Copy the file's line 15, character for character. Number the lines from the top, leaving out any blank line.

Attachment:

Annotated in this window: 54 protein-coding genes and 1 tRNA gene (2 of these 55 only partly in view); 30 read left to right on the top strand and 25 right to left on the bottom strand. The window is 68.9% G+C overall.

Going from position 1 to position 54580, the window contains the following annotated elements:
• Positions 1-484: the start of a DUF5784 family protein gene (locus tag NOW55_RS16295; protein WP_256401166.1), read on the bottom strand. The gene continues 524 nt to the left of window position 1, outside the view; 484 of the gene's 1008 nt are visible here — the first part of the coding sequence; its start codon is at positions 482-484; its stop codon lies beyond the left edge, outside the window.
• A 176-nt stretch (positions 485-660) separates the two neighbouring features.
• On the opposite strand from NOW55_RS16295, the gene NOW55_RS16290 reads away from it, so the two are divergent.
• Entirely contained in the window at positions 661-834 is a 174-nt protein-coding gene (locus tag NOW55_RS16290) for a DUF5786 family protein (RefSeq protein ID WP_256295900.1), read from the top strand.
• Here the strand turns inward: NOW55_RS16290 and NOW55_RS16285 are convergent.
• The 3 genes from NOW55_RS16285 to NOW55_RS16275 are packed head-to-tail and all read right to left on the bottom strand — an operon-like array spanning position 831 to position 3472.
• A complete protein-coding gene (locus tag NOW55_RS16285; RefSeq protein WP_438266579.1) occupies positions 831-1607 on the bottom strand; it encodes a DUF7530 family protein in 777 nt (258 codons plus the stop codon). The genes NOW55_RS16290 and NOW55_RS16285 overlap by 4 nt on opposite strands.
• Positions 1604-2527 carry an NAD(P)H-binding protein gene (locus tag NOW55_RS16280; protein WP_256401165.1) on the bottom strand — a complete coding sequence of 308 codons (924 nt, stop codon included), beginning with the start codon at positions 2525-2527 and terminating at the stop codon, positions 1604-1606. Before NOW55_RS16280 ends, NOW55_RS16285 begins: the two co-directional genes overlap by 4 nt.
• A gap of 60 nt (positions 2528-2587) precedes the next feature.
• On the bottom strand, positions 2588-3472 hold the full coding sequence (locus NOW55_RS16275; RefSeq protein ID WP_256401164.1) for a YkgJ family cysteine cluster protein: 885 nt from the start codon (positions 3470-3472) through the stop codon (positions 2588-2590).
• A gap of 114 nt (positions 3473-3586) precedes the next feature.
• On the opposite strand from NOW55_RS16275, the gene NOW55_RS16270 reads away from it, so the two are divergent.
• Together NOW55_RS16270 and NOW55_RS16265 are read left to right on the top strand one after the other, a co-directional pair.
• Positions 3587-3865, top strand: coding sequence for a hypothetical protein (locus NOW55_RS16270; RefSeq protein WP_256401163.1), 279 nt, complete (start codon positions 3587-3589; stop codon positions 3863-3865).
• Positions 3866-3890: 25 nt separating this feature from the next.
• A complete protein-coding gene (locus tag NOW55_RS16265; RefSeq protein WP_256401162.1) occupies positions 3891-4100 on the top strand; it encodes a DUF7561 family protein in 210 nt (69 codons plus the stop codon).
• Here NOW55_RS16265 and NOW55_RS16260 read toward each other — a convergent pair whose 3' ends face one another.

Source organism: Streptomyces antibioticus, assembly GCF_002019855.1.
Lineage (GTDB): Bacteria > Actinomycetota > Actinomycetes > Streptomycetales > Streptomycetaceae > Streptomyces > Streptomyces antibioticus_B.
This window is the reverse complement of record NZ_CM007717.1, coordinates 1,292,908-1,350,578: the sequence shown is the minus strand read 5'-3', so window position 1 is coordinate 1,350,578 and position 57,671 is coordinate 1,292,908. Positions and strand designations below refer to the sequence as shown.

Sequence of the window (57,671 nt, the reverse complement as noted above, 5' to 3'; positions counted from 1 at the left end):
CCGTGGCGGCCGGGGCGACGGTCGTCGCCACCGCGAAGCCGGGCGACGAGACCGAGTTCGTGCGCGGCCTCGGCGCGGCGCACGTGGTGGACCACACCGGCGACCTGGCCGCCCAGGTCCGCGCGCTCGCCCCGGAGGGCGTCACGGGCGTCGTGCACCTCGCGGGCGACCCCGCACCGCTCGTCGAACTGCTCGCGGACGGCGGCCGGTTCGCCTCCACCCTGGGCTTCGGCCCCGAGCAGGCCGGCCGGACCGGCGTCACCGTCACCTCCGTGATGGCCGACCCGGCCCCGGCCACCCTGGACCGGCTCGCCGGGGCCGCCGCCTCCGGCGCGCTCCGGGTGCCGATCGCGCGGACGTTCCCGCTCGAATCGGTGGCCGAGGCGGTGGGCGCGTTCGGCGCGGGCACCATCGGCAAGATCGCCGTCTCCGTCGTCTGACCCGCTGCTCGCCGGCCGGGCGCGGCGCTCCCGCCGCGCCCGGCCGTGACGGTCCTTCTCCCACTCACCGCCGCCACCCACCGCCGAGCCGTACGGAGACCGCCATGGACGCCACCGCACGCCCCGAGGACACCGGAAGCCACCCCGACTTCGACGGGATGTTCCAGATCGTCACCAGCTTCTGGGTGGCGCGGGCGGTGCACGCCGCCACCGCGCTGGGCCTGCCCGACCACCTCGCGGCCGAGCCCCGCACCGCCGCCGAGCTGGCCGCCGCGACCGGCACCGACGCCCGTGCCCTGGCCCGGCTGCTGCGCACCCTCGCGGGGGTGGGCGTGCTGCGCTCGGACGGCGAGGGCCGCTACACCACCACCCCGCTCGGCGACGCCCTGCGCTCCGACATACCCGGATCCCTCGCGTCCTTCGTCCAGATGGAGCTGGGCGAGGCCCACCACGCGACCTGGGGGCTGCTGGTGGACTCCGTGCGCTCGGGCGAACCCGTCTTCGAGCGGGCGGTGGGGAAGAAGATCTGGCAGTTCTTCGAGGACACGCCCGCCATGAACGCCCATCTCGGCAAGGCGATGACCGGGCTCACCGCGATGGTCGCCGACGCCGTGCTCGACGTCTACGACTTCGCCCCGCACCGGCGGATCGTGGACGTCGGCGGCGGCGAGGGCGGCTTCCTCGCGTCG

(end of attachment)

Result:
• Together NOW55_RS16270 and NOW55_RS16265 are read left to right on the top strand one after the other, a co-directional pair.